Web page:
Did you know there were two San Sebastiáns? I was familiar with the legend of the Roman soldier who was shot with arrows for refusing his Emperor. His legend has apparently been transmuted to the New World, where the representation is of the jungles and animals of the tropical Western Hemisphere. He is patron saint of archers and athletes, and protector against plagues. A painting in the cathedral of this American St Sebastian will be sold to provide funds for the upkeep and restoration of the building.
Just after noon, I decided that I would walk the 6km to the Episcopal cathedral. Diverting to the parking garage, I relieved myself of the tripod, umbrella and large bottle of water, and slung my backpack through both armbands and proceeded easterly. Avenida de la Constitución is a major artery once outside the Old San Juan Walls, multi-laned and sometimes separated by a blockof buildings or park.
It took me by the territorial capitol building, with the representations of the 9 presidents who had visited Puerto Rico since become a territory in 1898, Also across from the capitol is the Holocaust memorial, a moving sculpture. A bit further on was the Home of Our Lady of Providence, an orphanage and school associated with the San Agustin church and school next door.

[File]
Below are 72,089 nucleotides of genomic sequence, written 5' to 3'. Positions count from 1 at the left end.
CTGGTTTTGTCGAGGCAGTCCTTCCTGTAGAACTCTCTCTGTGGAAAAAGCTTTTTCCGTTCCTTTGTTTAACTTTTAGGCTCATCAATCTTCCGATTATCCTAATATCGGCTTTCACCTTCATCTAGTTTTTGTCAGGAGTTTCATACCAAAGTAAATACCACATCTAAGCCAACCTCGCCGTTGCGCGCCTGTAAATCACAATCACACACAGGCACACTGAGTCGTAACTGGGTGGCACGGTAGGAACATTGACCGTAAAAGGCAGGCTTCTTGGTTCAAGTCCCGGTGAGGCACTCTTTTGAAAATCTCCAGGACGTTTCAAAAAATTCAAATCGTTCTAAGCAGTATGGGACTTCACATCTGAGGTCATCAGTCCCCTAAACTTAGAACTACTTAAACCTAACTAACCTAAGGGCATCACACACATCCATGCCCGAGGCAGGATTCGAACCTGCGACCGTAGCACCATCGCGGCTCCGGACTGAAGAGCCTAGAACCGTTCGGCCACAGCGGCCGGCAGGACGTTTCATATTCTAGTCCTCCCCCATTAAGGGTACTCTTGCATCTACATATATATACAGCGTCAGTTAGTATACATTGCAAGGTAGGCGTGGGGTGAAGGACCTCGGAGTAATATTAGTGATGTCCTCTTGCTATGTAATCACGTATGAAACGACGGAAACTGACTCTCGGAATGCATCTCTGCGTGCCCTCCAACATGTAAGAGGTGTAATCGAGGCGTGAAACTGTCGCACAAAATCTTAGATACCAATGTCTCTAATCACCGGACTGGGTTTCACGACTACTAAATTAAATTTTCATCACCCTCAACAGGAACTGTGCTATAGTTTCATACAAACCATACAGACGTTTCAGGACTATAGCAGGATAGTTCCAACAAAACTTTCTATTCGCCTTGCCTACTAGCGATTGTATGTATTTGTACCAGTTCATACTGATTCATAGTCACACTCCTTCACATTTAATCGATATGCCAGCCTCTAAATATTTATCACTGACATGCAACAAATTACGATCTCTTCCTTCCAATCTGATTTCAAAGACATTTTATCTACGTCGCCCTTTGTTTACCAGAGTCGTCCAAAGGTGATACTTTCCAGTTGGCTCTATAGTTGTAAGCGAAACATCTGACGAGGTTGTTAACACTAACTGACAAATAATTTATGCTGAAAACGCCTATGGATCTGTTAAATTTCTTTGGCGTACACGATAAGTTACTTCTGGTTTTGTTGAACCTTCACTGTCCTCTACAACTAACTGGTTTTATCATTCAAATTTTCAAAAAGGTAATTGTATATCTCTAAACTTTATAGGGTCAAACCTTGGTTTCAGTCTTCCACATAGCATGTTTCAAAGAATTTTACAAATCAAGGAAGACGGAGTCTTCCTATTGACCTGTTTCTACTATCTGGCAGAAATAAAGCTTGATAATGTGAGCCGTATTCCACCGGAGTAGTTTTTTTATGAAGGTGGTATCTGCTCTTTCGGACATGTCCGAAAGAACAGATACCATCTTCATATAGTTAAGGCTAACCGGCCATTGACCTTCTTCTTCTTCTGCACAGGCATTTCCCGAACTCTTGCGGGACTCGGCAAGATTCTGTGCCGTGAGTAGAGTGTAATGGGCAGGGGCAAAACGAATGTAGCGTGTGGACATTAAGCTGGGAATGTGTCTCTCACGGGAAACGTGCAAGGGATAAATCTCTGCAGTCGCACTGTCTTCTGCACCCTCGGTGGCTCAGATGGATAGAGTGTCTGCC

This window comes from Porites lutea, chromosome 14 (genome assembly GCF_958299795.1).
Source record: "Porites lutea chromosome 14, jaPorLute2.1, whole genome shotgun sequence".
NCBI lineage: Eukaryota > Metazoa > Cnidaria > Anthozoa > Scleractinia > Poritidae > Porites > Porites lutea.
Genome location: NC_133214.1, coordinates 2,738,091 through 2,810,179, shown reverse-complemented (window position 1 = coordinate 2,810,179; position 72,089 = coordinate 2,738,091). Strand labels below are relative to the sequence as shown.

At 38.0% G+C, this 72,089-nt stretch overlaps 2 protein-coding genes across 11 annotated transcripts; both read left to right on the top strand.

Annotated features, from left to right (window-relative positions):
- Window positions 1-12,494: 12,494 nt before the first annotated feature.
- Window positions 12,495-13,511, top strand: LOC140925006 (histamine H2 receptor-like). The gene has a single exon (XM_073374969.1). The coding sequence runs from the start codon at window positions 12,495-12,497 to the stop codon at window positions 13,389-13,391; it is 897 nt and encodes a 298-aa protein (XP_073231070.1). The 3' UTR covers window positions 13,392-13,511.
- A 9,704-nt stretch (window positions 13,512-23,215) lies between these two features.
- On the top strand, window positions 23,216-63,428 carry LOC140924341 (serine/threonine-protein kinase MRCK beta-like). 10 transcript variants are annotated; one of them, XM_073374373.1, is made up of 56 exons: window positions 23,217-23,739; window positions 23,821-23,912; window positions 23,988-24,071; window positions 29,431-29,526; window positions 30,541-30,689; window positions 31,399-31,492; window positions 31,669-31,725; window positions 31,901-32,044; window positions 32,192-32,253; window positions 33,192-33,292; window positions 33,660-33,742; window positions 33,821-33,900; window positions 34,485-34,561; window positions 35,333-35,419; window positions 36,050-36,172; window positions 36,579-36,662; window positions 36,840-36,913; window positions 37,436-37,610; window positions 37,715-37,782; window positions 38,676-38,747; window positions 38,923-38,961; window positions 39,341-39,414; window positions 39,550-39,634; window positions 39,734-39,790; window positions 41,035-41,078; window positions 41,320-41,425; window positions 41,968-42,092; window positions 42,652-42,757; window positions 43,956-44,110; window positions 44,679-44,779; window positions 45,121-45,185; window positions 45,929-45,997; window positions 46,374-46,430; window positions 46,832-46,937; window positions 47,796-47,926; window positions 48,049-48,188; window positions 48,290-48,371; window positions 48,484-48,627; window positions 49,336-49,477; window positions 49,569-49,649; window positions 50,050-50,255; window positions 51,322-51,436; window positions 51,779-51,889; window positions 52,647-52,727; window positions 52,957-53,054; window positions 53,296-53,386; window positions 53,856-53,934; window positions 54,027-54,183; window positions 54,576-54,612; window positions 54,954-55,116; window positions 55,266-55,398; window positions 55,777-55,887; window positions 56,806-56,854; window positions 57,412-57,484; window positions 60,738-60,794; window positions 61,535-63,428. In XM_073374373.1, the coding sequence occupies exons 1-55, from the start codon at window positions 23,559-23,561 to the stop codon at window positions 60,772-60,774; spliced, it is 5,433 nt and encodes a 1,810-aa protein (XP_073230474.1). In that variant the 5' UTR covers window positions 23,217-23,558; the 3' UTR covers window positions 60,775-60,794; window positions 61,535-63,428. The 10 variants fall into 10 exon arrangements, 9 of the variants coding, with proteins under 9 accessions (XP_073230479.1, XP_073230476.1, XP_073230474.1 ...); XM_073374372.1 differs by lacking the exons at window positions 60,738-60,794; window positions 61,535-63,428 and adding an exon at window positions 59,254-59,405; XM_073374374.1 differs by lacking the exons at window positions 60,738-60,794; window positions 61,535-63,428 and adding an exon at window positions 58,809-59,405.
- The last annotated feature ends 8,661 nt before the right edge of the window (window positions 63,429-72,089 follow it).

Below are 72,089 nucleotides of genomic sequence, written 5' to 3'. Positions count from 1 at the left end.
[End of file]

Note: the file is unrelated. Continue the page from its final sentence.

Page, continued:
When I reached the Luis Muñoz Rivera Park, I crossed from the shady sidewalk to walk under the trees. A pair of bridges forked in front of me: to the north would take me slightly longer, but by the Condado Beach, or sticking with the major road, through Miramar. I took the latter, and was surprised to find a black-and-white drawing (graffiti?) under an overpass.
Seventy-five minutes into the walk (which was Google Maps’ estimate), I stopped at Los Pinos Café. I figured I was about half way, and I wasn’t really hungry, but I wanted fluids and a restroom, so ordered the chicken breast meal. It turned out to be deep fried breaded chicken tenders, with steamed broccoli, carrots and cauliflower. My polo was soaked, and I enjoyed the respite of being off my feet. The meal was passable, as I only had about half the meat.
Among the interesting buildings I passed, usually set back and behind iron fencing, was the synagogue, and a big church-like building that was being used as a school. When I got to the Catedral Episcopal San Juan Bautista, both it and the adjoining school were closed. I entered the church offices next door to see if there was some way to gain access, and failed. Interestingly, the south-facing wall that borders the avenue had only an octagonal window. Between what appears to the nave and the school courtyard (and cathedral access) was a single belltower. Painted a very light gray with white trim, it is a handsome building from the outside.